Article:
Bloomberg Law
March 1, 2022, 10:01 AM

Opt-Out Option Threatens Fledgling Small Claims Copyright Board

Samantha Handler
Samantha Handler

A small-claims alternative to court where independent artists can defend their intellectual property rights is in danger of stalling months before it’s set to launch, as law professors balk at a plan for their students to participate.

Pro bono legal representation from budding lawyers was a key presumption in the Copyright Claims Board—which Congress envisioned as a voluntary, affordable alternative to expensive courtroom battles.

But 13 leading law professors from clinics that serve clients in need told the U.S. Copyright Office they won’t have their students argue cases before the three-person tribunal, which is scheduled to begin hearing cases in June.

A sticking point is the fully voluntary nature of the board, which allows alleged copyright violators to simply refuse to participate. That would leave small-time creators in the same position they’ve always been: accept alleged infringement of their intellectual property rights or pursue costly copyright fights in federal court.

“Our concerns center on the CASE Act’s opt-out mechanism, which can yield outcomes ranging from immediately bringing a dispute to a halt to escalation of a case into complex, high-stakes federal court litigation,” wrote the law professors, who represent clinics and schools ranging from Fordham University to the University of California, Irvine.

The professors also questioned the educational value of having their students argue before the tribunal.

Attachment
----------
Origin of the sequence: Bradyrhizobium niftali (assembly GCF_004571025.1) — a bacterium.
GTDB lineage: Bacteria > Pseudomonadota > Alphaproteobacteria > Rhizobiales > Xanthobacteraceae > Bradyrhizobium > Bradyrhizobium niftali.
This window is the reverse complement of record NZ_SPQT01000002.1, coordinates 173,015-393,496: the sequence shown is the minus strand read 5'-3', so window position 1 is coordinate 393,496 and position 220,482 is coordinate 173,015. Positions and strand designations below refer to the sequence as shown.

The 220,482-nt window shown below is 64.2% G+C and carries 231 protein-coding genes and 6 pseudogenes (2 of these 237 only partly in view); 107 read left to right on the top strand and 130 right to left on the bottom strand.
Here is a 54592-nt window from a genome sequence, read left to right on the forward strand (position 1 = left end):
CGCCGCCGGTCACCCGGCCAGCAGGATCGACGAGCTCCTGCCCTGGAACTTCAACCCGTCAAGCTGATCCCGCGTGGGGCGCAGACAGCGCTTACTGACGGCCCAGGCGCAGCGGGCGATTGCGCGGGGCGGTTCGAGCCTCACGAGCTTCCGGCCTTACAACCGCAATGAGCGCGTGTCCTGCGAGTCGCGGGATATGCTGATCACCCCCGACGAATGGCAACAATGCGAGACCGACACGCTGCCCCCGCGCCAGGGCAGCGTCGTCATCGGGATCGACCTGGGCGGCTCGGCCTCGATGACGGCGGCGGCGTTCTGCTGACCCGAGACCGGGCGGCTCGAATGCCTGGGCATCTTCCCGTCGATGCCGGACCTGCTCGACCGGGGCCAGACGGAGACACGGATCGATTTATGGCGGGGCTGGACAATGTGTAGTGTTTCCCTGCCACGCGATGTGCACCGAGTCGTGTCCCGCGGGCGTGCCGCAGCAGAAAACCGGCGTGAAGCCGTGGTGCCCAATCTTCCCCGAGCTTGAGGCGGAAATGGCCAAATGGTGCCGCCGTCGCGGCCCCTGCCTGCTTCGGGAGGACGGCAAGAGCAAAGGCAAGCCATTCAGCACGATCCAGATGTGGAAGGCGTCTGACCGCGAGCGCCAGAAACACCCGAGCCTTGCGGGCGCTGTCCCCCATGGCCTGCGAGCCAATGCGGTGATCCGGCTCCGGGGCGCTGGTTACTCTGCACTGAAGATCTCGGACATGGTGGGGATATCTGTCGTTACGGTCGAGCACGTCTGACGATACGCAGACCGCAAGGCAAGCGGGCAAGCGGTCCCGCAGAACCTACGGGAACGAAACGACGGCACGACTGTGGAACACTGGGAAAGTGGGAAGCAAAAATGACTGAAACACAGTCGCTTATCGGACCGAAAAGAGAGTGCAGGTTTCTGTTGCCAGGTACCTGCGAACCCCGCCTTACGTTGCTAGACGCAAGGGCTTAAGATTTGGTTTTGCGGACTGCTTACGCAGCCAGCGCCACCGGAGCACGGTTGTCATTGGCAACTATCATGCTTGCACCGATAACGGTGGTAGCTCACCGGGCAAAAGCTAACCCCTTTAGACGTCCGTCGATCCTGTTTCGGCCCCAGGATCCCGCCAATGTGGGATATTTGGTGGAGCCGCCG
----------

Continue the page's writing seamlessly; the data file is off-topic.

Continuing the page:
Vicki Phillips, a clinical law professor at American University and one of those who signed the comment, said the concerns are real.

“If a client came to us, and they had a good defense, our advice would be to opt out,” said Phillips. “Don’t play this game.”

Avoiding Steep Costs

The board, established by the Copyright Alternative in Small-Claims Enforcement Act of 2019, is supposed to provide a low-cost alternative to litigation in federal court, the only forum where copyright cases can be tried under U.S. law.

Once it launches, a case can be brought before the Copyright Claims Board in Washington for $100, can be heard with or without a lawyer, and can be conducted remotely. Catering to photographers, musicians, or other independent creators, the board will cap total relief available in the small-claims process at $30,000.

By comparison, the median cost of litigating a copyright infringement case in federal court through discovery was $200,000 nine years ago, according to a 2013 Copyright Office report. Even filing a copyright complaint in federal court costs $400, more than most photographers charge to license a photo.

Several organizations representing small copyright owners have indicated their strong support of the Copyright Claims Board, including the Professional Photographers of America and the Society of Composers & Lyricists.

“Images are infringed just at this exponential number and short of going to federal court, which is really expensive, there’s no real other alternative,” said National Press Photographers Association general counsel Mickey Osterreicher. “Hopefully through the review board, you’re not going to have those kinds of costs.”

‘Like Opening Up a Law Firm’